Emily’s brother took his life and her fiancé broke up with her a short time after. She had no money, was without a job, and was drinking. One night, after several glasses of wine, she took to Facebook and poured out her broken heart.
It was the modern-day version of going down to the river, rending my garments, beating my breast. Except stupider.
The morning after, she faced her computer with dread and received a “remarkable surprise”.
Instead of punishment for my honesty, I had been rewarded with kindness.
Friends around the country invited her to visit and one friend suggested “It should be your comfort food tour.”
After a period of recovery, Emily reconnected with family and friends on her tour. Especially touching is her time spent with her Uncle John and Aunt Mariah, both now passed, and to whom she dedicated her book.
This memoir is beautifully written, honest, poignant and hilarious. And as with Laurie Colwin’s work, the food seamlessly arrives in the stories at just the right moment.
I asked Emily if there was anything she’d like readers to know about her and here’s what she had to say:
I am thinking about one thing I wish people knew about me. I feel like I’m a pretty open book. I once scored 34 points against Blacksburg HS in basketball. Just kidding. I did, but I think the world already knows that. Also just kidding.
Emily Nunn. Baller. Thank you, Emily! To learn more about The Comfort Food Diaries here is a link: Simon&Schuster
Here are two recipes from the book.
Ezra Pound Cake
The name ‘Ezra Pound Cake’ is a perfect example of something so funny and unexpected in the writing that I laughed out loud when I read it.
This is a cold oven cake, no pre-heating. It rises beautifully, and the crust is out-of-this world along with the buttery cake. It’s based on Elvis Presley’s favorite cake recipe. Here’s Emily about the name;
The name, like so many other things about my childhood, confused me as a kid. (Mother surely never met Elvis. I doubted he was ever a baker.) But as a grown-up, I have the power to change not just the recipe, but the name of the cake if I want to. And as an overdue nod to my long-suffering English Lit professor in college, I have done so.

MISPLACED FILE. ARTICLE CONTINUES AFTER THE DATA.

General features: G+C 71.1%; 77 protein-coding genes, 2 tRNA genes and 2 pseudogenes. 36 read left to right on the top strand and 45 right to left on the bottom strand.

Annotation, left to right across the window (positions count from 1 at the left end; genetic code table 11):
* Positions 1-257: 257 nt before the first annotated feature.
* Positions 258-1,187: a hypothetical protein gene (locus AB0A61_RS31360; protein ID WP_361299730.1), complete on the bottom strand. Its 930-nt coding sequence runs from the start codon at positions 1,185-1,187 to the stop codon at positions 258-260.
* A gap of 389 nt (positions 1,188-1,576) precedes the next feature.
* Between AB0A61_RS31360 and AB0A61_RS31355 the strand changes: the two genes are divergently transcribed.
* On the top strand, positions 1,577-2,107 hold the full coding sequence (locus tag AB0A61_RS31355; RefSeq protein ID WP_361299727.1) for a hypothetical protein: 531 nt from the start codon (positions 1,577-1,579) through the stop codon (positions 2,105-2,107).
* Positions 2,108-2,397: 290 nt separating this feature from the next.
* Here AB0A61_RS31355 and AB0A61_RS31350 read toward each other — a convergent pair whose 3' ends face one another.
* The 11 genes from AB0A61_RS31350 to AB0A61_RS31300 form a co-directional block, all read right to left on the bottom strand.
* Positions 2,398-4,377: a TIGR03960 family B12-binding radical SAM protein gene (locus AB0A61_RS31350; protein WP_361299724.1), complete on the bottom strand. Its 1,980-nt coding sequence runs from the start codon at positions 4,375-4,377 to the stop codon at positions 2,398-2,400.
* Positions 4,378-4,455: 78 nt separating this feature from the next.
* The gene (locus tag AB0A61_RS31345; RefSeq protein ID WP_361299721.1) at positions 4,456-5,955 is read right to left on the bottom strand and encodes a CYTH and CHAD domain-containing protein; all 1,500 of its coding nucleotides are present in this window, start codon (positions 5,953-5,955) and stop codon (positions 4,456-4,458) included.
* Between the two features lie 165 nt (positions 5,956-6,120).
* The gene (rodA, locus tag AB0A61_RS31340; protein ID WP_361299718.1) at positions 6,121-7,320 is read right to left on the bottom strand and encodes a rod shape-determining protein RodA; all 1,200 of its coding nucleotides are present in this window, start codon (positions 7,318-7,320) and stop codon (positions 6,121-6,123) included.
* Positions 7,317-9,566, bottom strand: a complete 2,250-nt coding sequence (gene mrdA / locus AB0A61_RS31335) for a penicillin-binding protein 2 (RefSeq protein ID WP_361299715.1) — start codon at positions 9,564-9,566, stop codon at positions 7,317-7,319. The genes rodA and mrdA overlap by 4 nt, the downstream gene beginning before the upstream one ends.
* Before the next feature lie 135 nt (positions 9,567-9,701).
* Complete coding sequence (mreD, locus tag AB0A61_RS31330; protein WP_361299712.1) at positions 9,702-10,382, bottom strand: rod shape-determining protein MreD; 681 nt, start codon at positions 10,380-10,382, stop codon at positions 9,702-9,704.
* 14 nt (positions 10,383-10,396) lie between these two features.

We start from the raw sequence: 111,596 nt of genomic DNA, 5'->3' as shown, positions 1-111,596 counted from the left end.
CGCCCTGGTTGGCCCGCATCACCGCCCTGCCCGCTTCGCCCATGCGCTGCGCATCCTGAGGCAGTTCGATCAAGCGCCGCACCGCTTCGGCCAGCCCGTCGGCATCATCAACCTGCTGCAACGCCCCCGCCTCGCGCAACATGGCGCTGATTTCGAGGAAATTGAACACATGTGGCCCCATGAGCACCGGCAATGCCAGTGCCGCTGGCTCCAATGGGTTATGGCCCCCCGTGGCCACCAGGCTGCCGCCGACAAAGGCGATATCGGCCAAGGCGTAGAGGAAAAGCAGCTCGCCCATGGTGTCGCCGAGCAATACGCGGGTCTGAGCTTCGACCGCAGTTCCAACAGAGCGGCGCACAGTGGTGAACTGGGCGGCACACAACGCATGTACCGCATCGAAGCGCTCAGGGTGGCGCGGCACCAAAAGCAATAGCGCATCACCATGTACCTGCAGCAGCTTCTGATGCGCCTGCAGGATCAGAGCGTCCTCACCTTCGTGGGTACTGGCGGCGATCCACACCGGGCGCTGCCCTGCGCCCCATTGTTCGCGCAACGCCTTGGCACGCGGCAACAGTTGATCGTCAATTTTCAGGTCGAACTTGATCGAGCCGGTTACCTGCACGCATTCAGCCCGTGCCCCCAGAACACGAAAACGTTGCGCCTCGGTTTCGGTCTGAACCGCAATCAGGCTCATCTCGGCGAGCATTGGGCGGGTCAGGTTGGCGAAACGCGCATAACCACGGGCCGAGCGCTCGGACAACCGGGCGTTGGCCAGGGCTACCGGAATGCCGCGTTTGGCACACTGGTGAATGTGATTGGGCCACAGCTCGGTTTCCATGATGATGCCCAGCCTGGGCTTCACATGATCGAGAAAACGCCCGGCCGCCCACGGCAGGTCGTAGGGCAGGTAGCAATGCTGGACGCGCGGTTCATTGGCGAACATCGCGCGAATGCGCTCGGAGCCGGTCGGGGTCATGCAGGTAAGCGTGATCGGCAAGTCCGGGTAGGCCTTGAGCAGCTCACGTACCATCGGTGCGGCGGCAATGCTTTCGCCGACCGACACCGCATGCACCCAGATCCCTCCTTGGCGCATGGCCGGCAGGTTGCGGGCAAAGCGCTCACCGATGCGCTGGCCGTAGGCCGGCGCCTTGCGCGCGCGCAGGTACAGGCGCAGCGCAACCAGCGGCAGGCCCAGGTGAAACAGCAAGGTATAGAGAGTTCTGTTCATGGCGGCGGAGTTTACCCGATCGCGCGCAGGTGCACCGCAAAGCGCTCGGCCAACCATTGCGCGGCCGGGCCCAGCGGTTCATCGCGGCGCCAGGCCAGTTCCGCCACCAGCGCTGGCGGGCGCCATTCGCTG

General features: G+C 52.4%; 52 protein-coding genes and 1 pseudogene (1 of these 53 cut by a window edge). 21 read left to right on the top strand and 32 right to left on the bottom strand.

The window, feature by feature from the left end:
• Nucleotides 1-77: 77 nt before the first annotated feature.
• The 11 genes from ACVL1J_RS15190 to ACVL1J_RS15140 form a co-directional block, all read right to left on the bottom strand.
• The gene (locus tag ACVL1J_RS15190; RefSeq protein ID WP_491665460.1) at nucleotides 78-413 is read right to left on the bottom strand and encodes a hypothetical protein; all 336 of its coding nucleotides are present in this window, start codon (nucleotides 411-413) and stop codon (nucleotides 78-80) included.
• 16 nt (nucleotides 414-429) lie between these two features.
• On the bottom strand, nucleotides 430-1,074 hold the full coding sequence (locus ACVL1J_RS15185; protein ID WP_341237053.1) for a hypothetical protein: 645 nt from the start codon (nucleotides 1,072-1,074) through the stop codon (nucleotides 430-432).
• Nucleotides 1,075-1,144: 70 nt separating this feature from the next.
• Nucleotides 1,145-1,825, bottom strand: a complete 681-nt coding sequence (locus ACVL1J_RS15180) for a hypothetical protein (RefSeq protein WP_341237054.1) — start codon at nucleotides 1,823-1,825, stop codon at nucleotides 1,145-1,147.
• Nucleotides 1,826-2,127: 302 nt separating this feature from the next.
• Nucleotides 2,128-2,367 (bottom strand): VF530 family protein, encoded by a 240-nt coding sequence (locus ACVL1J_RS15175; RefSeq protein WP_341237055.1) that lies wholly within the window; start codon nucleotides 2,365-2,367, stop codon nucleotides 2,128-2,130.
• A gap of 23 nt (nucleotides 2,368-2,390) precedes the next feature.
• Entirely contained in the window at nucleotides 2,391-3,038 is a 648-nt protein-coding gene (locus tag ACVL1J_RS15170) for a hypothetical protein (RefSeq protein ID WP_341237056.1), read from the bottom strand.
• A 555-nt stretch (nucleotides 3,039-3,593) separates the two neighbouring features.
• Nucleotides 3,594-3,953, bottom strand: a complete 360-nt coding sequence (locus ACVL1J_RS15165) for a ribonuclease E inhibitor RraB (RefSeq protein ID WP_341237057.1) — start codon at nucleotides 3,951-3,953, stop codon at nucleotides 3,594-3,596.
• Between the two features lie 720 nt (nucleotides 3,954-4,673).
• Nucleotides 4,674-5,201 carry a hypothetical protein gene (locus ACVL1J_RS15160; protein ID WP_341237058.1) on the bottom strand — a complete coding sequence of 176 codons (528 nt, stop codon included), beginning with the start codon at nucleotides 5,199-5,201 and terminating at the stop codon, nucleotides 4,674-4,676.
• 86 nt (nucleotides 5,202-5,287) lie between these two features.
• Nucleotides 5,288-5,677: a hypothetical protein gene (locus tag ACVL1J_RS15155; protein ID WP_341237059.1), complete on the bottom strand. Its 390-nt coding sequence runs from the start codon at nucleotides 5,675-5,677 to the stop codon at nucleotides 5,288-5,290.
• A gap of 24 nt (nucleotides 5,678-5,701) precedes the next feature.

Only Way Tomato Sandwich Recipe
From The Comfort Food Diaries, here’s the process, per Emily:
Here is the only way to make a tomato sandwich, ever:
You need a perfectly ripe tomato that is heavy with juice…
Slice the tomato with a sharp knife into quarter inch slices. Slather both pieces of bread with so much mayonnaise that you can’t see the texture of the bread through it; think of it as a main ingredient rather than a condiment. Sprinkle one side liberally with sea salt, the other with freshly ground pepper. Place a few slices of tomato on one side of the bread. (If you’re lucky, you’ll have tomato slices that match the size of the bread.)
I was lucky and got a ‘heavy with juice’ Michigan-grown tomato at the farmer’s market and the tomato slices covered the bread and then some. Emily recommends Pepperidge Farm Thin White Bread, (which I used) and the mayo was Hellmann’s — I know Duke’s is also a favorite — but I grew up on Hellmann’s. There are still beautiful tomatoes at the market, but hurry and get some so you can have a tomato sandwich, too!
Some Nice News
Last week I found out that Genevieve Jenner, another writer I greatly admire was one of the nominees at the Guild of Food Writers UK awards ceremony for her book Chocolate Cake for Imaginary Lives. I interviewed Genevieve earlier this year for this newsletter (it’s in the archive). Congratulations, Gen! Here’s a link to the book: DeixisPress
Have a great week, everyone.